Odia Submitted Surnames

Odia or Oriya names are used in eastern India (in the state of Odisha). See also about Indian names.
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Submitted names are contributed by users of this website. The accuracy of these name definitions cannot be guaranteed.
ACHARYA Indian, Odia, Bengali, Marathi, Nepali
Derived from Sanskrit आचार्य (ācārya) meaning "knowing, teaching" or "teacher, instructor".
ADHIKARI Nepali, Indian, Bengali, Assamese, Odia
Derived from Sanskrit अधिकार (adhi-kāra) meaning "authority, right, government, rule".
BAI Indian, Hindi, Punjabi, Telugu, Tamil, Odia, Malayalam
Perhaps derived from Hindi बाई (bāī) meaning "lady".
BISWAS Indian, Bengali, Assamese, Odia
Derived from Sanskrit विश्वास (viśvāsá) meaning "trust, confidence, faith".
CHAND Indian, Fijian, Nepali, Urdu, Hindi, Punjabi, Bengali, Telugu, Odia
Derived from Sanskrit चन्द्र (candrá) meaning "glittering, shining" or "moon" (see Chand).
DATTA Bengali, Indian, Odia
Variant transcription of Dutta.
DEVI Indian, Hindi, Punjabi, Assamese, Telugu, Bengali, Tamil, Malayalam, Odia
From Sanskrit देवी (devī́) meaning "goddess, female deity" (see the given name Devi). It is used as a surname by women who did not originally have a family name. In 2014, this was the second most common surname in the world and the most common in several Indian states.
DEY Indian, Bengali, Assamese, Odia
Either a variant or Dev or Deva meaning "deity, god" (from the Sanskrit देव (devá)) or derived from the Sanskrit deya meaning "suitable for a gift".
DIKSHIT Indian, Hindi, Odia
Derived from Sanskrit दीक्षित (dīkṣita) meaning "one who is initiated", ultimately from दीक्षा (dīkṣā) "initiation, dedication". It was historically used to refer to teachers and scholars of the Brahmin caste.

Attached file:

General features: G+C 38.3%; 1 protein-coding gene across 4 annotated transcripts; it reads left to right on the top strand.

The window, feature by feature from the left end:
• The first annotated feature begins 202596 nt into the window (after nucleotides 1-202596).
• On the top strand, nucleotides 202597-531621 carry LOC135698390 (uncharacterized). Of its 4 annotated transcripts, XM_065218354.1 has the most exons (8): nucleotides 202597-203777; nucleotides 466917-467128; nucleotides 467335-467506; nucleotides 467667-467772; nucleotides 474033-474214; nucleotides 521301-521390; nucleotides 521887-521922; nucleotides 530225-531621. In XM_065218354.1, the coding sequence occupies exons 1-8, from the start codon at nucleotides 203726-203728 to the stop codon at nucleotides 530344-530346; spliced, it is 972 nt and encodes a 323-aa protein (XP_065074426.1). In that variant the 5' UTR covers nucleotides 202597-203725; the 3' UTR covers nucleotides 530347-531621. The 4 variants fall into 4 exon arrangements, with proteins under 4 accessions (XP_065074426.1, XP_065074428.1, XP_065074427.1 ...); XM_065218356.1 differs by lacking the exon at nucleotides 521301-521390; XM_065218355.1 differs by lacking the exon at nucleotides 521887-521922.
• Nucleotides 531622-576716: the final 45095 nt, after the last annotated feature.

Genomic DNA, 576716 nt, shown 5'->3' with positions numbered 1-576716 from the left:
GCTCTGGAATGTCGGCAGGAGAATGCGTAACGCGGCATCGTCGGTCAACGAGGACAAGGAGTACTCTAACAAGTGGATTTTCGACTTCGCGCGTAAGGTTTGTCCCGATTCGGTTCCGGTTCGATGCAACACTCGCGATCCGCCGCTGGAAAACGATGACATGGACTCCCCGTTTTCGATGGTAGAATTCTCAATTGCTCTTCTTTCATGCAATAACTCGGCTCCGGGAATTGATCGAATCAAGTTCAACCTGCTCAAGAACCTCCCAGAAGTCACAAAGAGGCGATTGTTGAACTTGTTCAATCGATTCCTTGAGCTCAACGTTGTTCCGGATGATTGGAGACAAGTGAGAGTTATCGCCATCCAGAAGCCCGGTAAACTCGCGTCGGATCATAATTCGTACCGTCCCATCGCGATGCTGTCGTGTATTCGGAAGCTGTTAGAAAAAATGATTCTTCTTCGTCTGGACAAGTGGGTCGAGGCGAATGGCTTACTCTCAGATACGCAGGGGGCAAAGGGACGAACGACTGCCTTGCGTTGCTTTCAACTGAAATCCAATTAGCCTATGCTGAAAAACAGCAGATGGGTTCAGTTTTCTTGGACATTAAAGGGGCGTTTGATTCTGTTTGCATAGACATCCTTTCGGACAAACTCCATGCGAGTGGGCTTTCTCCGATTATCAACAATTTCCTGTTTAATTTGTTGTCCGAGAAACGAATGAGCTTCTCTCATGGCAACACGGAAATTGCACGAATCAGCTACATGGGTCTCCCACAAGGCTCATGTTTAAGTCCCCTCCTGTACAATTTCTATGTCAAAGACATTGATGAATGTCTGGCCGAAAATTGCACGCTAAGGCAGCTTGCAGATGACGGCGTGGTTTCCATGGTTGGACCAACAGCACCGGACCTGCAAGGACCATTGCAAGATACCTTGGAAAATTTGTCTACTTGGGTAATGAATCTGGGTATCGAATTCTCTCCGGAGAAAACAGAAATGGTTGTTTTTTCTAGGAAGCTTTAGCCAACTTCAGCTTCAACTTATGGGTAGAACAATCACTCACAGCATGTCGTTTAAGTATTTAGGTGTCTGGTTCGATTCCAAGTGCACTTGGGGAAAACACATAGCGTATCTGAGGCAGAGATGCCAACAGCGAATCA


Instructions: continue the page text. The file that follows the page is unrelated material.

DURGA Indian, Odia, Telugu
From the given name Durga, the name of a Hindu warrior goddess.
JANI Indian, Odia, Gujarati
Derived from Sanskrit ज्ञानिन् (jñānin) meaning "knowing, learned, wise".
KHATUN Indian, Hindi, Assamese, Bengali, Odia
Derived from Persian خاتون (xātūn) referring to a title of nobility and the feminine equivalent of the Turkic title khan meaning "leader, ruler".
MAHAPATRA Indian, Odia
From the Sanskrit महत् (mahat) "great, large, big" possibly combined with पात्र (pātra) "drinking-vessel, goblet, bowl, cup".
MAHARANA Indian, Odia
From a title meaning "king of kings" or "great king", derived from Sanskrit महा (mahā) meaning "great, large, big" combined with राणा (rana), a Rajput title meaning "king" (see Rana (2))... [more]
MAHATO Indian, Nepali, Bengali, Hindi, Assamese, Odia
From a secular title given to the head or chief of a village, possibly taken from Sanskrit महत् (mahát) meaning "great, large, big".
MAJHI Indian, Odia, Bengali, Hindi, Assamese
Possibly from the Bengali মাঝি (mājhi) meaning "boatman, oarsman, waterman".
MALLICK Indian, Bengali, Odia, Urdu
Variant transcription of Malick.
MANDAL Indian, Bengali, Hindi, Assamese, Odia, Marathi, Nepali
Derived from Sanskrit मण्डल (máṇḍala) meaning "circular, round" or "halo".
MOHANTY Indian, Odia
Derived from Sanskrit महत् (mahát) meaning "great, large".